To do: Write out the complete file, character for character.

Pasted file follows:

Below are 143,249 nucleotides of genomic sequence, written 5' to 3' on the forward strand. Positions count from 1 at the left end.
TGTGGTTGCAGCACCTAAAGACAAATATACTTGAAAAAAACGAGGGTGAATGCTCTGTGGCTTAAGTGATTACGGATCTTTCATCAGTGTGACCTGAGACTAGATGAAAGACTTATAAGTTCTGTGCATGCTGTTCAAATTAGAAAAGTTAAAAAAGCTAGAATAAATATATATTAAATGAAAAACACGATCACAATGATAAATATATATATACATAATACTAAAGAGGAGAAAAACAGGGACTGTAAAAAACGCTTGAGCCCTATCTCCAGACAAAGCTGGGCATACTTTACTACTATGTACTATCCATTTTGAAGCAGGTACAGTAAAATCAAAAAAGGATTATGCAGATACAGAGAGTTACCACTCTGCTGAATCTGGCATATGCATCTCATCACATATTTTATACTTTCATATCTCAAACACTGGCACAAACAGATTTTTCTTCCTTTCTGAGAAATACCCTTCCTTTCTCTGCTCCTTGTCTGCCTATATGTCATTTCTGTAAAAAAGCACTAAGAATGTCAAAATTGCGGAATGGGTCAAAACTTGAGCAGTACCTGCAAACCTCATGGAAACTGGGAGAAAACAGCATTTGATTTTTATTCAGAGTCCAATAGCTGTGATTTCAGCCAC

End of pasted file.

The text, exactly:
Below are 143,249 nucleotides of genomic sequence, written 5' to 3' on the forward strand. Positions count from 1 at the left end.
TGTGGTTGCAGCACCTAAAGACAAATATACTTGAAAAAAACGAGGGTGAATGCTCTGTGGCTTAAGTGATTACGGATCTTTCATCAGTGTGACCTGAGACTAGATGAAAGACTTATAAGTTCTGTGCATGCTGTTCAAATTAGAAAAGTTAAAAAAGCTAGAATAAATATATATTAAATGAAAAACACGATCACAATGATAAATATATATATACATAATACTAAAGAGGAGAAAAACAGGGACTGTAAAAAACGCTTGAGCCCTATCTCCAGACAAAGCTGGGCATACTTTACTACTATGTACTATCCATTTTGAAGCAGGTACAGTAAAATCAAAAAAGGATTATGCAGATACAGAGAGTTACCACTCTGCTGAATCTGGCATATGCATCTCATCACATATTTTATACTTTCATATCTCAAACACTGGCACAAACAGATTTTTCTTCCTTTCTGAGAAATACCCTTCCTTTCTCTGCTCCTTGTCTGCCTATATGTCATTTCTGTAAAAAAGCACTAAGAATGTCAAAATTGCGGAATGGGTCAAAACTTGAGCAGTACCTGCAAACCTCATGGAAACTGGGAGAAAACAGCATTTGATTTTTATTCAGAGTCCAATAGCTGTGATTTCAGCCAC